How I Learned to Stop Worrying . . . .

Back in days before “Cougar” meant something other than a large cat, The Rolling Stones recorded a song entitled, “The Spider and the Fly.” I’ve been humming it ever since I saw the prompt. I expect three or four Fictioneers to take that route, and I look forward to reading their entries. Instead, I chose an angle our more “mature” readers could relate to.  The third paragraph is an actual line from the movie.

 This week’s inspirational photo is courtesy of my good friend, Rochelle Wisoff-Fields.

To read more stories, go to   http://madison-woods.com/  click on the Blog tab, and follow the links.

How I Learned to Stop Worrying . . . .

“Good morning, Mrs. Smith. How are you today?”

“Just fine, Doctor Strangelove. Do you have my husband’s test results?”

“Based on the findings of the report, my conclusion was that this idea was not a practical deterrent for reasons which at this moment must be all too obvious.”

“Could you break that down in layman terms?”

 “Your husband has a growth over his hypothalamus. Here’s a picture of a healthy brain.”

Image

“And here is the scan of your husband’s blockage”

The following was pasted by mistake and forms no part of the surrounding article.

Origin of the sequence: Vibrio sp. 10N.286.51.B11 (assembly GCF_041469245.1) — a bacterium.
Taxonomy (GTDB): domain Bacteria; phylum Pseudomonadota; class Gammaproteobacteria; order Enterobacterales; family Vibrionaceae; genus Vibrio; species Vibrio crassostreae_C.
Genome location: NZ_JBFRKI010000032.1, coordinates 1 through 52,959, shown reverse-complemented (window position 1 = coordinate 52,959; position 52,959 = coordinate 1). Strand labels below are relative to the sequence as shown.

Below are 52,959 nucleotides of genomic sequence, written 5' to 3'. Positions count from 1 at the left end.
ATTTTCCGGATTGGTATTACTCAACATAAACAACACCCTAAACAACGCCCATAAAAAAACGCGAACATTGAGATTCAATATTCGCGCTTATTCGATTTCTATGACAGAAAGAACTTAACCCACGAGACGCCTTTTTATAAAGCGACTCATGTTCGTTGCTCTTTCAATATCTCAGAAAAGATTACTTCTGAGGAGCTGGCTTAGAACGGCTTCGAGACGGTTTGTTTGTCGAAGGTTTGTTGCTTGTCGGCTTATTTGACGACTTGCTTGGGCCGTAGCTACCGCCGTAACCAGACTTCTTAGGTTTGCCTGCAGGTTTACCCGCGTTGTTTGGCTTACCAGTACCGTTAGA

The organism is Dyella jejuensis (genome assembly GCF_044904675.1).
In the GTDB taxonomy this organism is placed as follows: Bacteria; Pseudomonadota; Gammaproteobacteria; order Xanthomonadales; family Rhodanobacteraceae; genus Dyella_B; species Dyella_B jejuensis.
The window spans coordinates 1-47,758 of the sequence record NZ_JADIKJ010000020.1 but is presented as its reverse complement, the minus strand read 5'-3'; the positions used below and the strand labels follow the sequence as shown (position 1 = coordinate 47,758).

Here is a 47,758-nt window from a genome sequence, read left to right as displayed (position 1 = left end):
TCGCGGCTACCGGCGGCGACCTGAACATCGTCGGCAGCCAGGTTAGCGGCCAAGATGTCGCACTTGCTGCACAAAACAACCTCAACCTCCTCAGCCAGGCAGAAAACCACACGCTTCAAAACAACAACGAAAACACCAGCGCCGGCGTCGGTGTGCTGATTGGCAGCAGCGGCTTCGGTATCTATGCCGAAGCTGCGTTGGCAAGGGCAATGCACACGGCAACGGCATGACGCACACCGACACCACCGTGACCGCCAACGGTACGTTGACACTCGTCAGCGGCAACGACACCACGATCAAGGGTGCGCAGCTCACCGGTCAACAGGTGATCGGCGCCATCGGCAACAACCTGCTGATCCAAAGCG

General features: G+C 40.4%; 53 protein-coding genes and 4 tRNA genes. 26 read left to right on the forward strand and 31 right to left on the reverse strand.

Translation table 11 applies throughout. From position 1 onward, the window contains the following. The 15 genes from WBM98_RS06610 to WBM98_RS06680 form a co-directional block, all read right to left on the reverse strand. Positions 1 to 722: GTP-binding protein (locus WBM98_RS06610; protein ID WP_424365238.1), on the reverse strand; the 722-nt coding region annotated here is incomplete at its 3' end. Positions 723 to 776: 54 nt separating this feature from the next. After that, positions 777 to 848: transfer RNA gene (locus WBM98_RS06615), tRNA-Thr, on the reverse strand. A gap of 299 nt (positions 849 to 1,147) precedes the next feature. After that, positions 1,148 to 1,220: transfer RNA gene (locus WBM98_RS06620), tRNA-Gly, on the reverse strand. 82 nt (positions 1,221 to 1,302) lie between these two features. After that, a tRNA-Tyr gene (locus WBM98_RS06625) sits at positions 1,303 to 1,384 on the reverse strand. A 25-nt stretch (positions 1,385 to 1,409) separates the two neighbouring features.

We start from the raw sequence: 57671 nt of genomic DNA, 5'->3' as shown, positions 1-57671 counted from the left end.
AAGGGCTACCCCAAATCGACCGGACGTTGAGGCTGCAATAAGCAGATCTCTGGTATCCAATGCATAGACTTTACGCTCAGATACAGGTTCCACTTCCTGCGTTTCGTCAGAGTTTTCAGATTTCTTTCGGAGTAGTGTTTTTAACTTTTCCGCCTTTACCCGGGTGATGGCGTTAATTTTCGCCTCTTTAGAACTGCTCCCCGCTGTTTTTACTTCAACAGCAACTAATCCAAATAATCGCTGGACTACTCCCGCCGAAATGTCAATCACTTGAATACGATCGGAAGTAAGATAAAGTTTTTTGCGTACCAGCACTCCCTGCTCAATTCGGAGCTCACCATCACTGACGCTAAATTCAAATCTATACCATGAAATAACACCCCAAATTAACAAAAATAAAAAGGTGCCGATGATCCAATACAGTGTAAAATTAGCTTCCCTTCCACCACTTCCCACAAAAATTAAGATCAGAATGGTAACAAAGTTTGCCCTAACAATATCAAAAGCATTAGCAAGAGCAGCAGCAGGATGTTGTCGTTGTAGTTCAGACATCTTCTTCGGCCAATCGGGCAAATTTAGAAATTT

Image

“What does the hypothalamus control?”

 “His libido or sex drive.”

“Good. It’s nothing that’ll keep him from mowing the lawn.”

 

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26 thoughts on “How I Learned to Stop Worrying . . . .

    1. I also wanted to comment on the low sex drive theme but I had to mow my lawn first or else the wife, well, you know…

      This story was no bomb. Wait, make that “This story was the bomb.”

      And because of it, this is how I learned to love the bomb!!!!!

      Wow. I just felt the earth move slightly. Now let’s talk about sex. Oooh. Randy

      Like

  1. Can I just say the pictures make the story? Well, that and the story…
    This sounds a little like my couple 30 years down the road.

    Great take on the pic. Why do spider webs make people think of human brains?

    Like

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